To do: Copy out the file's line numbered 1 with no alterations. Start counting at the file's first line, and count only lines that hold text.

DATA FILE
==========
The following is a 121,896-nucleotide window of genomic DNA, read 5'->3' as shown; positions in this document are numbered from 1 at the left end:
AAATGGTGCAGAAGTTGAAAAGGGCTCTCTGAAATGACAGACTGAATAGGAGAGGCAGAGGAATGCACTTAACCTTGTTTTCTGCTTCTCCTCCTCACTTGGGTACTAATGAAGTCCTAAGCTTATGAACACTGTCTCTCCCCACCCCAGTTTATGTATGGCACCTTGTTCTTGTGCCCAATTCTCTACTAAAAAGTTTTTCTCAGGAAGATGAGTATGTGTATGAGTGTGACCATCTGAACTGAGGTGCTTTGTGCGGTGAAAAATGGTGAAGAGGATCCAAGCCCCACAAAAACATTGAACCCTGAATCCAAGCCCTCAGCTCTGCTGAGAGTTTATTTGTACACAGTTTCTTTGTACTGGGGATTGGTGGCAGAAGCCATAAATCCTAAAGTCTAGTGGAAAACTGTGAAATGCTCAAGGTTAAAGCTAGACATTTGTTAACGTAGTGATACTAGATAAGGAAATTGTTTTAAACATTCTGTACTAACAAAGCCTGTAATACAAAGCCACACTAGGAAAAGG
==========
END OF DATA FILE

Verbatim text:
The following is a 121,896-nucleotide window of genomic DNA, read 5'->3' as shown; positions in this document are numbered from 1 at the left end: